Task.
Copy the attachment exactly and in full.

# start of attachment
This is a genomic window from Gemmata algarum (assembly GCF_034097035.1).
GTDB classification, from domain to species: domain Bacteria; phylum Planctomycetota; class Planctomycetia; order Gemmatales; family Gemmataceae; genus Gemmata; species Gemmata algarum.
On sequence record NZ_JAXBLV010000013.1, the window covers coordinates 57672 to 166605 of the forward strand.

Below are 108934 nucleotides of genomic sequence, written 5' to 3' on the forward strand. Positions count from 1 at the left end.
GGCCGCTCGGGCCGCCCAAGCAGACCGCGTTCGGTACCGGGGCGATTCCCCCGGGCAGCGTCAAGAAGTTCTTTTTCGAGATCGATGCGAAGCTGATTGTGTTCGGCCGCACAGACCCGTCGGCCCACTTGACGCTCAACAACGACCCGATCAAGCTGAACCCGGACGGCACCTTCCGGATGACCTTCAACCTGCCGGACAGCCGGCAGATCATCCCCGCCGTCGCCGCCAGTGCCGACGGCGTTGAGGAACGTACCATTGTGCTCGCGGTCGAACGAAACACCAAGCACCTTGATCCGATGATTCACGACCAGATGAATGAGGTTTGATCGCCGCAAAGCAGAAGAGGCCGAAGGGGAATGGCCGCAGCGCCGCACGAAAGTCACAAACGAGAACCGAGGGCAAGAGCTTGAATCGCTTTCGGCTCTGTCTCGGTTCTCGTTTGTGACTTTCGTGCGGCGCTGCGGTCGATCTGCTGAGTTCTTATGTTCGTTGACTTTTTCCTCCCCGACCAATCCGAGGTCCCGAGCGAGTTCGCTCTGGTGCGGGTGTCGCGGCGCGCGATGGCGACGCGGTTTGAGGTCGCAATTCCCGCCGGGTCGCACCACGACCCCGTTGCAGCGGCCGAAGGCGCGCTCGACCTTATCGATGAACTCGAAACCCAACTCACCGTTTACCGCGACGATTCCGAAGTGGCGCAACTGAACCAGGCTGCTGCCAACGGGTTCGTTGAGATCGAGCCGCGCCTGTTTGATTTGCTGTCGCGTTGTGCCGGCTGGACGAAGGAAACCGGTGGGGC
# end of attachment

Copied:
This is a genomic window from Gemmata algarum (assembly GCF_034097035.1).
GTDB classification, from domain to species: domain Bacteria; phylum Planctomycetota; class Planctomycetia; order Gemmatales; family Gemmataceae; genus Gemmata; species Gemmata algarum.
On sequence record NZ_JAXBLV010000013.1, the window covers coordinates 57672 to 166605 of the forward strand.

Below are 108934 nucleotides of genomic sequence, written 5' to 3' on the forward strand. Positions count from 1 at the left end.
GGCCGCTCGGGCCGCCCAAGCAGACCGCGTTCGGTACCGGGGCGATTCCCCCGGGCAGCGTCAAGAAGTTCTTTTTCGAGATCGATGCGAAGCTGATTGTGTTCGGCCGCACAGACCCGTCGGCCCACTTGACGCTCAACAACGACCCGATCAAGCTGAACCCGGACGGCACCTTCCGGATGACCTTCAACCTGCCGGACAGCCGGCAGATCATCCCCGCCGTCGCCGCCAGTGCCGACGGCGTTGAGGAACGTACCATTGTGCTCGCGGTCGAACGAAACACCAAGCACCTTGATCCGATGATTCACGACCAGATGAATGAGGTTTGATCGCCGCAAAGCAGAAGAGGCCGAAGGGGAATGGCCGCAGCGCCGCACGAAAGTCACAAACGAGAACCGAGGGCAAGAGCTTGAATCGCTTTCGGCTCTGTCTCGGTTCTCGTTTGTGACTTTCGTGCGGCGCTGCGGTCGATCTGCTGAGTTCTTATGTTCGTTGACTTTTTCCTCCCCGACCAATCCGAGGTCCCGAGCGAGTTCGCTCTGGTGCGGGTGTCGCGGCGCGCGATGGCGACGCGGTTTGAGGTCGCAATTCCCGCCGGGTCGCACCACGACCCCGTTGCAGCGGCCGAAGGCGCGCTCGACCTTATCGATGAACTCGAAACCCAACTCACCGTTTACCGCGACGATTCCGAAGTGGCGCAACTGAACCAGGCTGCTGCCAACGGGTTCGTTGAGATCGAGCCGCGCCTGTTTGATTTGCTGTCGCGTTGTGCCGGCTGGACGAAGGAAACCGGTGGGGC